Coherence between Emotion and Facial Expression: Evidence from Laboratory Experiments

Emotion Review 5 (1):16-23 (2013)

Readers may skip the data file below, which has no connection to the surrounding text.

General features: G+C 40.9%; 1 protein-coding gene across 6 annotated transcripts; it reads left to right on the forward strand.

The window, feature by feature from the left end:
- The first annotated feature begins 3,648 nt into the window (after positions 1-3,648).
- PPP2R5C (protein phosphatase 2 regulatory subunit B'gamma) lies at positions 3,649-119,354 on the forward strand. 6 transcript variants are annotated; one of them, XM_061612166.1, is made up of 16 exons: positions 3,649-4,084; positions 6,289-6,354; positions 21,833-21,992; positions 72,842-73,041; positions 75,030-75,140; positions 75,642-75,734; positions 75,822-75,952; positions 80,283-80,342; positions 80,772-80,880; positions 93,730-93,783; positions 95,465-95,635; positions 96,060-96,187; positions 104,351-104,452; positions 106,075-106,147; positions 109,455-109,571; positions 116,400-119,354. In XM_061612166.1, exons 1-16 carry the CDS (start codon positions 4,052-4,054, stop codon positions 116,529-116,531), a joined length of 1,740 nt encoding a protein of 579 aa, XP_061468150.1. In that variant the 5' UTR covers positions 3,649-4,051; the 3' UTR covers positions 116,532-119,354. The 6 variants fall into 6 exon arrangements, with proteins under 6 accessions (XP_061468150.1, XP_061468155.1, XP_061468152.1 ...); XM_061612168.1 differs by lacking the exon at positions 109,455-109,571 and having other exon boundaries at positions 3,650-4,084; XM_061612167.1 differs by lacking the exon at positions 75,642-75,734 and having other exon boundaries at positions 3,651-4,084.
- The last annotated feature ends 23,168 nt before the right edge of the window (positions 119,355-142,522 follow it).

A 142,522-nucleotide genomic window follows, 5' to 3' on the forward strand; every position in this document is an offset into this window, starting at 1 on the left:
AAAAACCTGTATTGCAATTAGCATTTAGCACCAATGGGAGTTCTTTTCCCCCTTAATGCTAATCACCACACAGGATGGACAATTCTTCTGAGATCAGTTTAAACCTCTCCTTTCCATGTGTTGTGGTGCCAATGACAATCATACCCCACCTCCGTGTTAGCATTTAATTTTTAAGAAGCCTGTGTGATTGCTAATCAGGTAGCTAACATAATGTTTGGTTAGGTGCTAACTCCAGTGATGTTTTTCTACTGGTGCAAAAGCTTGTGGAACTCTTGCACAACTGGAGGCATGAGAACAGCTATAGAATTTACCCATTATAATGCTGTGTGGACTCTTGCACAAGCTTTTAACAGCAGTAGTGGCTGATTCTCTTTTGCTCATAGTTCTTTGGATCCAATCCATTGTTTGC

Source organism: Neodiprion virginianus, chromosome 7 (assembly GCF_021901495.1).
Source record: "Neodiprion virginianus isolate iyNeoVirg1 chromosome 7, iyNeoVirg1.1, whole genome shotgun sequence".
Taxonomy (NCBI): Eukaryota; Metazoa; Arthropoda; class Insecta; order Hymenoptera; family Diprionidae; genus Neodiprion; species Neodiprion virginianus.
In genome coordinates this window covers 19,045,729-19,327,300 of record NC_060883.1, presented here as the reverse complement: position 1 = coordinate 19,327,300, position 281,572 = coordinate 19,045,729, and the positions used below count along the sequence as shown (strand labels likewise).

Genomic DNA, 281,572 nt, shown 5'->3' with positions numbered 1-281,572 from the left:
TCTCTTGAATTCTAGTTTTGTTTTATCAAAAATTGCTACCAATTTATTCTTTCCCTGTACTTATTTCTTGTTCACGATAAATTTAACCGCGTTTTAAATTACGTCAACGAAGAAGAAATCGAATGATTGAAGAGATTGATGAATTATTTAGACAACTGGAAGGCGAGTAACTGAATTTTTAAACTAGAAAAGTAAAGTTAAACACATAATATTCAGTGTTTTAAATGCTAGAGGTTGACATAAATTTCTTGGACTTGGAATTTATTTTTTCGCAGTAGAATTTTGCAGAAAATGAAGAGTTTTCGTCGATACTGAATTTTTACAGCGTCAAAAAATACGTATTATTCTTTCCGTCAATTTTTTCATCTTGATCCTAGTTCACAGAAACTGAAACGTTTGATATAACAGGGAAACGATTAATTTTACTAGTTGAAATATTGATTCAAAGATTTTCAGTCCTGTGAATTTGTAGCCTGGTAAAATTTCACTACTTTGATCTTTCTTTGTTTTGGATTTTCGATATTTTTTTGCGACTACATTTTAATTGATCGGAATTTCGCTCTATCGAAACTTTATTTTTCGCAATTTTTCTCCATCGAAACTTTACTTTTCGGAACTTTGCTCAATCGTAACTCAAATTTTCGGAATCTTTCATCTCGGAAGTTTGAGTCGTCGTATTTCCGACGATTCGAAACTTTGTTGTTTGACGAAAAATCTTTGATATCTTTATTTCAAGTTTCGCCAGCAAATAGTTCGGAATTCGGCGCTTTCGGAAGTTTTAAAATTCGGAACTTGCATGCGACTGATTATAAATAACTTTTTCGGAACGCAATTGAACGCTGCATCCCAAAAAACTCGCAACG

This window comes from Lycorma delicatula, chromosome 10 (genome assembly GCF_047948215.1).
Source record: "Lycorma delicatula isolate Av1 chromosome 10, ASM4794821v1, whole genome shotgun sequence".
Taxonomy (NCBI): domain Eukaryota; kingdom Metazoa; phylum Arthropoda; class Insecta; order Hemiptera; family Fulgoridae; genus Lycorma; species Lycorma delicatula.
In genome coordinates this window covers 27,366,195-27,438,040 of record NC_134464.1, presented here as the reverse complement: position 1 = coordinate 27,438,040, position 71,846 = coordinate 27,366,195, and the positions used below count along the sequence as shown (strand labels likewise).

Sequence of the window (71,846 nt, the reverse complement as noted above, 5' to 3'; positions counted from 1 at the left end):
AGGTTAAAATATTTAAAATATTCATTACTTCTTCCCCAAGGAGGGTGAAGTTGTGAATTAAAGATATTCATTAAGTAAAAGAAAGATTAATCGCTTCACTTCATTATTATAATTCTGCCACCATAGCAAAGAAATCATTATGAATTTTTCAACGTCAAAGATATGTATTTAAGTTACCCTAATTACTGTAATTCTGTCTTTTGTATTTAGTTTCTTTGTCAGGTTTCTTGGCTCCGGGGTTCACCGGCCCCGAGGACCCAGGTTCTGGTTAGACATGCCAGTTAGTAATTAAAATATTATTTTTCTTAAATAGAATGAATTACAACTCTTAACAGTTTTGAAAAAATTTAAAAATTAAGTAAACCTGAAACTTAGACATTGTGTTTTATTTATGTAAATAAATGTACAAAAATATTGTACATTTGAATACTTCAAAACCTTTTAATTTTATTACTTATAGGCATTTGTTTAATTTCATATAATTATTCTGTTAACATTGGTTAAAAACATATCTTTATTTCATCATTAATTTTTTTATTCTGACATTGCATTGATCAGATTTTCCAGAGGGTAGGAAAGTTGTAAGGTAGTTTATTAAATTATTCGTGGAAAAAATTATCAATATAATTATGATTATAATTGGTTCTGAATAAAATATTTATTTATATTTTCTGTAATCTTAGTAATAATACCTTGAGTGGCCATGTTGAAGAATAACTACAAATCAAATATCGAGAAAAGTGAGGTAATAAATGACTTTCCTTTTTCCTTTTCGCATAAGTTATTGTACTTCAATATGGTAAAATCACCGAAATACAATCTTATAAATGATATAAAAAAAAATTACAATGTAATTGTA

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Evidence on the coherence between emotion and facial expression in adults from laboratory experiments is reviewed. High coherence has been found in several studies between amusement and smiling; low to moderate coherence between other positive emotions and smiling. The available evidence for surprise and disgust suggests that these emotions are accompanied by their “traditional” facial expressions, and even components of these expressions, only in a minority of cases. Evidence concerning sadness, anger, and fear is very limited. For sadness, one study suggests that high emotion–expression coherence may exist in specific situations, whereas for anger and fear, the evidence points to low coherence. Insufficient emotion intensity and inhibition of facial expressions seem unable to account for the observed dissociations between emotion and facial expression



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